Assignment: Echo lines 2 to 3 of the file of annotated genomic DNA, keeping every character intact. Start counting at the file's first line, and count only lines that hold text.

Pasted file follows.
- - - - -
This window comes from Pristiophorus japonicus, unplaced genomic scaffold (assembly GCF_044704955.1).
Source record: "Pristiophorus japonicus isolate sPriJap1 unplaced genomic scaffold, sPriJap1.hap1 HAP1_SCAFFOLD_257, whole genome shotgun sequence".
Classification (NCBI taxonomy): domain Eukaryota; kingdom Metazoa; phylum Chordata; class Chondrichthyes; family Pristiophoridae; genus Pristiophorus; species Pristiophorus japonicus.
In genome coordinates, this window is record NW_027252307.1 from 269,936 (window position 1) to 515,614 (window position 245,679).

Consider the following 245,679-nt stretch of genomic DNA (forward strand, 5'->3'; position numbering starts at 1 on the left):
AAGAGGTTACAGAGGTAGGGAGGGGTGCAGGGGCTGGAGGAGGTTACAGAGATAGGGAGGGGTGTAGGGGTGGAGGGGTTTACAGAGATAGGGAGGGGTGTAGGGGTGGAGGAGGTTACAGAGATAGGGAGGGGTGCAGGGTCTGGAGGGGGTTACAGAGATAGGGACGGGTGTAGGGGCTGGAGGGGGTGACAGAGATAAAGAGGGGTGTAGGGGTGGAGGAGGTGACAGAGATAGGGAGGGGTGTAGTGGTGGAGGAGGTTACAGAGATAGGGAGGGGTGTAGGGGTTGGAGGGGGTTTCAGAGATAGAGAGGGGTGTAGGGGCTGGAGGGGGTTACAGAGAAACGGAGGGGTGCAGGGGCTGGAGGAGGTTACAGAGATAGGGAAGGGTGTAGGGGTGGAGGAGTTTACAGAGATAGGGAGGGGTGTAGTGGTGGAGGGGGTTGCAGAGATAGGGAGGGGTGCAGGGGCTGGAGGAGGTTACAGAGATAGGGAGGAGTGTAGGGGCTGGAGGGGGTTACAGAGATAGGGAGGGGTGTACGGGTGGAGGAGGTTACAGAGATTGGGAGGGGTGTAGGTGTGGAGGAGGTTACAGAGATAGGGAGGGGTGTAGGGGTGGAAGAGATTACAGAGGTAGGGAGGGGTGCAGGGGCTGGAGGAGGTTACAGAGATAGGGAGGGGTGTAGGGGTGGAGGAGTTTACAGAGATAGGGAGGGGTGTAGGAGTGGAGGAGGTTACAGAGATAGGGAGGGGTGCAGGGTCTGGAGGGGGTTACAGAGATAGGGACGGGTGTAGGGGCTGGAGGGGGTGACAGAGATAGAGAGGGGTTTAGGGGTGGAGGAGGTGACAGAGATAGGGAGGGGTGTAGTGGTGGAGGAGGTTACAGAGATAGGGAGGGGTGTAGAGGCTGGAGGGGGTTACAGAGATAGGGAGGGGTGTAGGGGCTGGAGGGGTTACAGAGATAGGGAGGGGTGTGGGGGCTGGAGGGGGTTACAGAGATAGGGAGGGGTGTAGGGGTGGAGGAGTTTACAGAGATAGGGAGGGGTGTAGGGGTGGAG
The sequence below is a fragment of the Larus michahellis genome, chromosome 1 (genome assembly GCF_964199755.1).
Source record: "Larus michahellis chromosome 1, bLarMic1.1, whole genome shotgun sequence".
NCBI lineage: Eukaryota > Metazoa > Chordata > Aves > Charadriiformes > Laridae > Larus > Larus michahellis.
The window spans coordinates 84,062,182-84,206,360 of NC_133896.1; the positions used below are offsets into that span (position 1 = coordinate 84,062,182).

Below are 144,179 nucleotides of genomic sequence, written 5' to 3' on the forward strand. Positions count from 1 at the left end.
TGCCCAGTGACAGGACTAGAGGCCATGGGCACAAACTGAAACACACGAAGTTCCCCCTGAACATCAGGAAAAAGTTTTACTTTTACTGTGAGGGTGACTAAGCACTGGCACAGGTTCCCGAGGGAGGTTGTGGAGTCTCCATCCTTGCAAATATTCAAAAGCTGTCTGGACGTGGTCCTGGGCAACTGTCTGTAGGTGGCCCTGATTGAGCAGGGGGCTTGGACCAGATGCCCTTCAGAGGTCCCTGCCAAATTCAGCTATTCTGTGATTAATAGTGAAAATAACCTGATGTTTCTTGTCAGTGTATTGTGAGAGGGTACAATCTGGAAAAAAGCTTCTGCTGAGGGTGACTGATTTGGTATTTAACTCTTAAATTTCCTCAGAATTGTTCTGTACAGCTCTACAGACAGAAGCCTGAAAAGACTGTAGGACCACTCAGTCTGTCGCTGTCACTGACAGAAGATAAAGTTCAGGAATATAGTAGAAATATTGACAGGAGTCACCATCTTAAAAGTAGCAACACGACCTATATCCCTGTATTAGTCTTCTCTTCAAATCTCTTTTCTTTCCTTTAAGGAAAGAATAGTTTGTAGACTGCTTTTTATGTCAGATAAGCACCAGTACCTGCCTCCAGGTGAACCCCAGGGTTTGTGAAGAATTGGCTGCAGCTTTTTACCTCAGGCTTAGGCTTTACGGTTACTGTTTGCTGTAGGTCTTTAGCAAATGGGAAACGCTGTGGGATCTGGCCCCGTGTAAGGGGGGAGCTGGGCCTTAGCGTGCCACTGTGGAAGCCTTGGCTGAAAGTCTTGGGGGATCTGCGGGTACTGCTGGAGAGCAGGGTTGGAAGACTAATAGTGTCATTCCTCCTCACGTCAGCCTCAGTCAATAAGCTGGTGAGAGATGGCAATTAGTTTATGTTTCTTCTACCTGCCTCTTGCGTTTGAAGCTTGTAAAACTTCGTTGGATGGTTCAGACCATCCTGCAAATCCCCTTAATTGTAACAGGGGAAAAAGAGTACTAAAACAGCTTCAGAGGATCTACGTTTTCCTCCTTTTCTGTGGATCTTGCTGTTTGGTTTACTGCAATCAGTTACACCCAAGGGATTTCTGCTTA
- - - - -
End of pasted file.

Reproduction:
Source record: "Pristiophorus japonicus isolate sPriJap1 unplaced genomic scaffold, sPriJap1.hap1 HAP1_SCAFFOLD_257, whole genome shotgun sequence".
Classification (NCBI taxonomy): domain Eukaryota; kingdom Metazoa; phylum Chordata; class Chondrichthyes; family Pristiophoridae; genus Pristiophorus; species Pristiophorus japonicus.